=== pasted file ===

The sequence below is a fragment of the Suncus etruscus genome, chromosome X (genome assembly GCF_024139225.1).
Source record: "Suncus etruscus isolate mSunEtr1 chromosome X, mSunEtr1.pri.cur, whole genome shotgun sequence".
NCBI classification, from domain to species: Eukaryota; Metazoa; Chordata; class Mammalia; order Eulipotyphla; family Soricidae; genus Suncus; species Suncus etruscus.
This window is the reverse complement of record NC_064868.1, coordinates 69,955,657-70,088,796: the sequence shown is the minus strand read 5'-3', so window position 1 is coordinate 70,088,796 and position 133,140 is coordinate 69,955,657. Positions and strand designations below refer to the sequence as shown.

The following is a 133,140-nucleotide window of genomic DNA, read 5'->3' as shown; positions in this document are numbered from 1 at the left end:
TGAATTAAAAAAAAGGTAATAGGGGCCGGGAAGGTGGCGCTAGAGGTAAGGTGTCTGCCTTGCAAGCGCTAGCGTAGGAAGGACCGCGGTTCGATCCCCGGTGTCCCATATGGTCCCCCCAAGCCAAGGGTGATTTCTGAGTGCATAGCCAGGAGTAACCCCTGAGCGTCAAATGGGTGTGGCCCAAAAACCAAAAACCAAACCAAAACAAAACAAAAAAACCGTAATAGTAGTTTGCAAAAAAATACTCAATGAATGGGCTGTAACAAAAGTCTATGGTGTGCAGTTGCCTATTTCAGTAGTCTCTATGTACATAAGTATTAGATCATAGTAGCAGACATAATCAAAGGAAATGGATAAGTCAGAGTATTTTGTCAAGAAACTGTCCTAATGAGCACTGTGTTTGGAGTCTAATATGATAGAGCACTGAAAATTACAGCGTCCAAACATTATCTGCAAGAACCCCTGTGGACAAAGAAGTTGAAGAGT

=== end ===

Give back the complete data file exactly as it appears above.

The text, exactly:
The sequence below is a fragment of the Suncus etruscus genome, chromosome X (genome assembly GCF_024139225.1).
Source record: "Suncus etruscus isolate mSunEtr1 chromosome X, mSunEtr1.pri.cur, whole genome shotgun sequence".
NCBI classification, from domain to species: Eukaryota; Metazoa; Chordata; class Mammalia; order Eulipotyphla; family Soricidae; genus Suncus; species Suncus etruscus.
This window is the reverse complement of record NC_064868.1, coordinates 69,955,657-70,088,796: the sequence shown is the minus strand read 5'-3', so window position 1 is coordinate 70,088,796 and position 133,140 is coordinate 69,955,657. Positions and strand designations below refer to the sequence as shown.

The following is a 133,140-nucleotide window of genomic DNA, read 5'->3' as shown; positions in this document are numbered from 1 at the left end:
TGAATTAAAAAAAAGGTAATAGGGGCCGGGAAGGTGGCGCTAGAGGTAAGGTGTCTGCCTTGCAAGCGCTAGCGTAGGAAGGACCGCGGTTCGATCCCCGGTGTCCCATATGGTCCCCCCAAGCCAAGGGTGATTTCTGAGTGCATAGCCAGGAGTAACCCCTGAGCGTCAAATGGGTGTGGCCCAAAAACCAAAAACCAAACCAAAACAAAACAAAAAAACCGTAATAGTAGTTTGCAAAAAAATACTCAATGAATGGGCTGTAACAAAAGTCTATGGTGTGCAGTTGCCTATTTCAGTAGTCTCTATGTACATAAGTATTAGATCATAGTAGCAGACATAATCAAAGGAAATGGATAAGTCAGAGTATTTTGTCAAGAAACTGTCCTAATGAGCACTGTGTTTGGAGTCTAATATGATAGAGCACTGAAAATTACAGCGTCCAAACATTATCTGCAAGAACCCCTGTGGACAAAGAAGTTGAAGAGT